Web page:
But on the subject of Donald Trump, his grandfather Friedrich emigrated from Germany in the late 1800s and did various things including owning hotels that he built in the Yukon and made a fortune off the hard drinking miners. It is said that miners mined the gold and he mined the miners. He went back to Germany met and married a woman from his village and went back to America after a couple of years his wife was homesick and in 1904 they tried to return and applied to regain his German citizenship, they would not allow him, claiming he only left the country when he was younger to get out of military service (I wonder if they asked his wife the same questions) and then deported him back to the USA, his wife was pregnant with Fred, Donald’s father, and as they say the rest is history, but what a different history it would have been if they had not discriminated against him and he had been granted German citizenship..…Considering the events of the next decade, a very different history.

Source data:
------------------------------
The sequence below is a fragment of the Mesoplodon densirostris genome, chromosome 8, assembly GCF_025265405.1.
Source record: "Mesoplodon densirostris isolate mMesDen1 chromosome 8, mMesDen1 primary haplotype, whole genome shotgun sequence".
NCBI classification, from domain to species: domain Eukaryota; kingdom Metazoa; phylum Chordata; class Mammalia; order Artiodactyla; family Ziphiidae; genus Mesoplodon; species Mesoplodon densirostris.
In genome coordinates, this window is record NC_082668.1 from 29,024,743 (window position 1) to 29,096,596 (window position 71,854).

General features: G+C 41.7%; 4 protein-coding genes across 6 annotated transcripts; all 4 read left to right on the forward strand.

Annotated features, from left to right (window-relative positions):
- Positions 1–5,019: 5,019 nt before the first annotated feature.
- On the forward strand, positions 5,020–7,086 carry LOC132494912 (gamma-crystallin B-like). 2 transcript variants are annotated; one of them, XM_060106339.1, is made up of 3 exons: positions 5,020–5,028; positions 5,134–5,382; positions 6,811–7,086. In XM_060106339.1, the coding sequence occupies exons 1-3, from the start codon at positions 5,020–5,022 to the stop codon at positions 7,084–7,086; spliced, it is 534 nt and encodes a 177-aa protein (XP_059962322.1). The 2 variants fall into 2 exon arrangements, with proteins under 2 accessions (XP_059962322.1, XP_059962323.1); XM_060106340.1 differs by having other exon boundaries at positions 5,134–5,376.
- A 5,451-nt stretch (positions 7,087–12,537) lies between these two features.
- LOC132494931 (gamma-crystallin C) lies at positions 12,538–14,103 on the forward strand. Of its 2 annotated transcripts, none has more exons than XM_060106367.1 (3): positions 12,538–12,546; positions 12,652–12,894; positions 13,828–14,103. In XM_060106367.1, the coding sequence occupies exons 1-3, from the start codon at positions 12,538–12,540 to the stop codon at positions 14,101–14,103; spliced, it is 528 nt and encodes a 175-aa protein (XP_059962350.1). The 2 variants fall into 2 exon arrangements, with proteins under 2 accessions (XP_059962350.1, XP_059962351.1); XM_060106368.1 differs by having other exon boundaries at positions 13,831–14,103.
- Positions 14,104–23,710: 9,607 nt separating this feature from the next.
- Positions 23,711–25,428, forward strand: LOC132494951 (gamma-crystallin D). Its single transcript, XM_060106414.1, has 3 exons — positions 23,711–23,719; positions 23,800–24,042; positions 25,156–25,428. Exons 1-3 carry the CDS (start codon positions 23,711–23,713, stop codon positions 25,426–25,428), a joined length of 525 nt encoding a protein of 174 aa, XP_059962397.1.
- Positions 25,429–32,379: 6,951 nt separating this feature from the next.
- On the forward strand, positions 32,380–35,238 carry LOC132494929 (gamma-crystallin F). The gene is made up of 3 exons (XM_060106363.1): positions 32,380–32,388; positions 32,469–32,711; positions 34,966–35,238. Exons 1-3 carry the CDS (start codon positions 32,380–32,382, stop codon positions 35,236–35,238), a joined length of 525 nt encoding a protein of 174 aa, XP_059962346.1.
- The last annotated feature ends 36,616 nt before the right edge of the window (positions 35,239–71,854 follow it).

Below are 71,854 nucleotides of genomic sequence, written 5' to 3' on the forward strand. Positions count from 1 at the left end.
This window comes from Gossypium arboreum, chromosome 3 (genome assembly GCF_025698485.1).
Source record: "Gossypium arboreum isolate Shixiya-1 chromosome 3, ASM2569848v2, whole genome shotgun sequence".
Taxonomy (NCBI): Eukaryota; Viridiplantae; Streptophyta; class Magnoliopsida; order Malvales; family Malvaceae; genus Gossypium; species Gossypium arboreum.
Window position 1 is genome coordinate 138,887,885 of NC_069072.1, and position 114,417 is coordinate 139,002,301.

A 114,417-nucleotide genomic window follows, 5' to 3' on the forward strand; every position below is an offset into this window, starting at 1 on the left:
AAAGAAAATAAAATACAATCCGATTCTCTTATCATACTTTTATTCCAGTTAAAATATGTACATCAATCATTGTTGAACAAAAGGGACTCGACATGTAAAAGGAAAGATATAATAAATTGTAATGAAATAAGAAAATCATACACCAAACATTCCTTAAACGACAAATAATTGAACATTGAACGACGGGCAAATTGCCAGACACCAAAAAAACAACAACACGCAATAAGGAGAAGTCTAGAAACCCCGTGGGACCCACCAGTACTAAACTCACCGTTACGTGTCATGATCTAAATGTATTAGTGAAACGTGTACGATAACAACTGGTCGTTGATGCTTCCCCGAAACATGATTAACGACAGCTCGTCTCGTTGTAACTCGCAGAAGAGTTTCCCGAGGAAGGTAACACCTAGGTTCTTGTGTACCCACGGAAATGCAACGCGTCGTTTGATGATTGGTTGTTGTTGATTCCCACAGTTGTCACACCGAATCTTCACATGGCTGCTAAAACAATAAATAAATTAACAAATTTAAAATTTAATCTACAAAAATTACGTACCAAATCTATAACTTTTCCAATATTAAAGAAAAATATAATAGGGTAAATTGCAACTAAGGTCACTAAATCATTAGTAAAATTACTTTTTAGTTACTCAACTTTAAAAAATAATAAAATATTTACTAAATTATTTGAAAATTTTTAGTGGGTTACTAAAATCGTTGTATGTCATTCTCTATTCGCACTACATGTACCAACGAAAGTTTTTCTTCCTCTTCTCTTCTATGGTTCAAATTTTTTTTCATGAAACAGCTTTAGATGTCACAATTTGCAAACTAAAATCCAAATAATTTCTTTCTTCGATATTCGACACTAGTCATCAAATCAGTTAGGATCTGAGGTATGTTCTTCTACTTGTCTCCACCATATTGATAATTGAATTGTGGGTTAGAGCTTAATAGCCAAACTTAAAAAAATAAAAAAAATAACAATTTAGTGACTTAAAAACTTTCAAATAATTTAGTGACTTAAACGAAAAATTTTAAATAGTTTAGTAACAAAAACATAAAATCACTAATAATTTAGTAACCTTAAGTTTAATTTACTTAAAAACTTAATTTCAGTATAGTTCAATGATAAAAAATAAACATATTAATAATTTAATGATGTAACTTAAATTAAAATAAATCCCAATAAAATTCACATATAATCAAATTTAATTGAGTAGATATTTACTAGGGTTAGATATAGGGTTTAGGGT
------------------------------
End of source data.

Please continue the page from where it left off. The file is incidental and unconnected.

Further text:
Back to the topic, there has not been much said recently on the subject of the Selective Service case brought by NCFM. I guess things are happening in the background, the cogs of legal matters turn slowly.

    I spoke of the Portuguese system of national service in a previous comment, I have been looking at other countries, Norway and more recently Sweden have required females to do compulsory national service, joining a few others around the world, although I have read that in Sweden it is not yet a done deal.
    The Swiss system is similar to the Portuguese one except men are conscripted for about a year rather than just have to attend an information day.